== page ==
3
$\begingroup$

For continuous distribution (on R) the probability of a single point is $0$. So I'm not sure what does it mean to sample $M$ elements from a continuous distribution.

Let say there is a continuous distribution D and there is a number z and a function f such that: $f(x)=1$ for $x < z$ except of a finite number of cases.

$f(x)=0$ for $x \ge z$ except of a finite number of cases.

$D(x < z) > 0 , D(x \ge z) > 0$

So if I have a random sample $(X_1, \dots ,X_m)$ from $D$, And assume $X_1>z$ , can I conclude that $f(X_1)=0$ ?
And assume $f(X_2)=1$ , can I conclude that $X_2 < z$ ?

$\endgroup$
1
$\begingroup$

Sampling $m$ elements simply means obtaining $m$ values from $X_i$, call them $x_i$, according to the distribution $D$, exactly as for the discrete case. If you prefer, think about it as choosing a number which has the correct probability of being in any interval.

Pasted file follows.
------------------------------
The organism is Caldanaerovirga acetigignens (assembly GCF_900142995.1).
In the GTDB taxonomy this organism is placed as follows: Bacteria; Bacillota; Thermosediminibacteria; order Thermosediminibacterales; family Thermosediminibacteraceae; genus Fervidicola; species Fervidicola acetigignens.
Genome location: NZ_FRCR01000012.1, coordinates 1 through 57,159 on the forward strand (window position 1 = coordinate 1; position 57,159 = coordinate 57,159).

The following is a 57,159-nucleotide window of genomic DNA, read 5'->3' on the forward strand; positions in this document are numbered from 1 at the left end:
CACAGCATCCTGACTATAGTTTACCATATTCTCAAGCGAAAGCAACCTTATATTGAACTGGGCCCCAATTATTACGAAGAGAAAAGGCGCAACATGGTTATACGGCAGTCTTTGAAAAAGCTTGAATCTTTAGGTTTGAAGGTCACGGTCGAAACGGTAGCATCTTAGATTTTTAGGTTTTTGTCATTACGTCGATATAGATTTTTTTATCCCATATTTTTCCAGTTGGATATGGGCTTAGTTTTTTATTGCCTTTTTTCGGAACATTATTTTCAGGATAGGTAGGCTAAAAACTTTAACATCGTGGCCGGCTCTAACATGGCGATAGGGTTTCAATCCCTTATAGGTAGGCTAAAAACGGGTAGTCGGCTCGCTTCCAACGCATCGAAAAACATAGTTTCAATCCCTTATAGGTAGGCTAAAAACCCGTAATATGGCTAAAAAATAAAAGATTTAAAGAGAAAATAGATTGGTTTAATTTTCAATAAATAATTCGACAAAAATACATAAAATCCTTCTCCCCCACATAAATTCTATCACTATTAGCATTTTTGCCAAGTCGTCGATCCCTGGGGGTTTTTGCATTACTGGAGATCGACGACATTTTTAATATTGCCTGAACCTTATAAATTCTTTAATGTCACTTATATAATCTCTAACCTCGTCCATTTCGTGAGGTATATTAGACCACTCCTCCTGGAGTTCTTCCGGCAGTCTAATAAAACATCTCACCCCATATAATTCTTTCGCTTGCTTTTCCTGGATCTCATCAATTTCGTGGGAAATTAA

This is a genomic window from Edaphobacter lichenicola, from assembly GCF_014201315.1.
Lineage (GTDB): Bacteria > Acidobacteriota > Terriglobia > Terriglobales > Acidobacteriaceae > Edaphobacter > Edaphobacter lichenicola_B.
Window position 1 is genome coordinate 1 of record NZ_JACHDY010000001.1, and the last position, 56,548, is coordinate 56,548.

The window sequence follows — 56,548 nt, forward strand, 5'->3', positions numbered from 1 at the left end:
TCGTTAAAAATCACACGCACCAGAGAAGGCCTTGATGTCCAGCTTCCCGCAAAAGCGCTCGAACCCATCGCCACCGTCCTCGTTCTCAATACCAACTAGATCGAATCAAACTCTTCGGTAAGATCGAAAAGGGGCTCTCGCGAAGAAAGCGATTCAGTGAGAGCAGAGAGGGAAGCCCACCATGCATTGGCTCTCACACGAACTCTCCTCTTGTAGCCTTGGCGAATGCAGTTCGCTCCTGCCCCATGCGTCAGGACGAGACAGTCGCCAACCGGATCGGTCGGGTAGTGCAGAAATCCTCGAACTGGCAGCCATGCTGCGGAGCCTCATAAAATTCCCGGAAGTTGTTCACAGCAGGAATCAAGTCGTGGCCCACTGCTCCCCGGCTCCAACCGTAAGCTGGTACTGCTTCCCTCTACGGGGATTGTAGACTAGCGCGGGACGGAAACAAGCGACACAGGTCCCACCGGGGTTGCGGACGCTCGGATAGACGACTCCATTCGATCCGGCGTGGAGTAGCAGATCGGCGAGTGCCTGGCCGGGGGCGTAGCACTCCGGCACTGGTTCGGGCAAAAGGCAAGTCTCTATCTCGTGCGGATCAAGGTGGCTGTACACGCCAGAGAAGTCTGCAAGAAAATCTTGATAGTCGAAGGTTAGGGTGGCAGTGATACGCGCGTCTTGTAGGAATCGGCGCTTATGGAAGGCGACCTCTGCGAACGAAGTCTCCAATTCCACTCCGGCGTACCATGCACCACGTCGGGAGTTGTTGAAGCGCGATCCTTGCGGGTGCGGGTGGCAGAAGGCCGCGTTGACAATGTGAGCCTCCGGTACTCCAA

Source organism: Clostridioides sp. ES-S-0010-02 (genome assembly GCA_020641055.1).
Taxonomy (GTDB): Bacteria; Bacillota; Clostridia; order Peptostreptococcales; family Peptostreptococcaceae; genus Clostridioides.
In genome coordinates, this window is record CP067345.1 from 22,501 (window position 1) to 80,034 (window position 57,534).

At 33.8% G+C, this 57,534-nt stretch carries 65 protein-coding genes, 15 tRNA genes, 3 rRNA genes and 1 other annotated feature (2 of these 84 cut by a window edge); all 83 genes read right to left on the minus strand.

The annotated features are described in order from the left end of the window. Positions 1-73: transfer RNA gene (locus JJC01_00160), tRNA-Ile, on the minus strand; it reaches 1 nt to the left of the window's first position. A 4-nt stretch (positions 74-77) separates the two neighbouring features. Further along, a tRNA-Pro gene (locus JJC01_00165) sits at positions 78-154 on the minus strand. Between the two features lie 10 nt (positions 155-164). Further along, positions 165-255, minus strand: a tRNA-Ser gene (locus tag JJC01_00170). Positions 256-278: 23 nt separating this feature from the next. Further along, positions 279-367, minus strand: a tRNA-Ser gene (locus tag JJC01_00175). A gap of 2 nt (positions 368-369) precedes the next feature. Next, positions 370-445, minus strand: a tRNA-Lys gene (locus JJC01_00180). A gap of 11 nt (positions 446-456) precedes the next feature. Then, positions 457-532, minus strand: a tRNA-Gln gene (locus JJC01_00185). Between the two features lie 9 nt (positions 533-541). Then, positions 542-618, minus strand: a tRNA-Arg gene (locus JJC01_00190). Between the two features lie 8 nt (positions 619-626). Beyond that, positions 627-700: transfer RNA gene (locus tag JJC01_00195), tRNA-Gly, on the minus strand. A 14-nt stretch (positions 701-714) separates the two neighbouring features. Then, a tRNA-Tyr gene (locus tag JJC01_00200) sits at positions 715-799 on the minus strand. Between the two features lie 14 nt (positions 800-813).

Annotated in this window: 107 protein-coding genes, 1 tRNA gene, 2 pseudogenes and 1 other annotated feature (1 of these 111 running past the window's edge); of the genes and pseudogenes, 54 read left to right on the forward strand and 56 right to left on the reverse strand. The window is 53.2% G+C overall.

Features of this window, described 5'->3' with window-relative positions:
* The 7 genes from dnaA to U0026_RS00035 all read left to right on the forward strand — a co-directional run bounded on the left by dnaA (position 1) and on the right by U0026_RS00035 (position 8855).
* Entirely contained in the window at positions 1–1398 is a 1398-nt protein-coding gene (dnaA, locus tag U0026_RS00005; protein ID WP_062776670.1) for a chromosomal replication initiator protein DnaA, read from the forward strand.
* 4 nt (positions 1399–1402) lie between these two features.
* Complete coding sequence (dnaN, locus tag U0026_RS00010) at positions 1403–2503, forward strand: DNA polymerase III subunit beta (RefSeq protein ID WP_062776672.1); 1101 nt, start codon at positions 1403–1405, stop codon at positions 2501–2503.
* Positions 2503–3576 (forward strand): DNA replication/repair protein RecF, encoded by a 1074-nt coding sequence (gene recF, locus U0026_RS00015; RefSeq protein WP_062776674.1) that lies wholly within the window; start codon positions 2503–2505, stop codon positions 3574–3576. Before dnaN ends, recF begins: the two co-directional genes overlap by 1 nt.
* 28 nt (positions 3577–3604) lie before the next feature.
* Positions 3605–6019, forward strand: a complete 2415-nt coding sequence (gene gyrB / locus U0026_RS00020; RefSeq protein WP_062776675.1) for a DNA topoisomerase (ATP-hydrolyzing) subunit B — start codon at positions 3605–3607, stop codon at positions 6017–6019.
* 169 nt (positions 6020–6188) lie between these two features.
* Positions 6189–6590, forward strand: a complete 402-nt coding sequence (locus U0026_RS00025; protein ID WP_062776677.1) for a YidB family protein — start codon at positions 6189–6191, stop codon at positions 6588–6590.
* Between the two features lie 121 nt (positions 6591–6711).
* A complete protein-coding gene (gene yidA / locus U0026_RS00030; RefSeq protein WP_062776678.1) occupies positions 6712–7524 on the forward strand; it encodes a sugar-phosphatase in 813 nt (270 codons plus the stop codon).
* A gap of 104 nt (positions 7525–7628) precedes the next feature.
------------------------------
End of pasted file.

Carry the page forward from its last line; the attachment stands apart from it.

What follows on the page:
If your observation $x_i$ of $X_i$ satisfies $x_i>z$, then with probability one it satisfies the result you give. Strictly the statement is $P(f(X_i)=0|X_i>z) =1$. That is, with probability 1 your conclusion holds. Similarly for $x_2$.

The key points are

  • The fact that something happens with probability 0/1 doesn't mean it's impossible/certain.

  • You make statements about specific observed values of random variables by referring to particular observations, and statements about probabilistic deductions you can make given random variables by using conditional probabilities.

$\endgroup$

Your Answer

By clicking “Post Your Answer”, you agree to our terms of service, privacy policy and cookie policy

Not the answer you're looking for? Browse other questions tagged or ask your own question.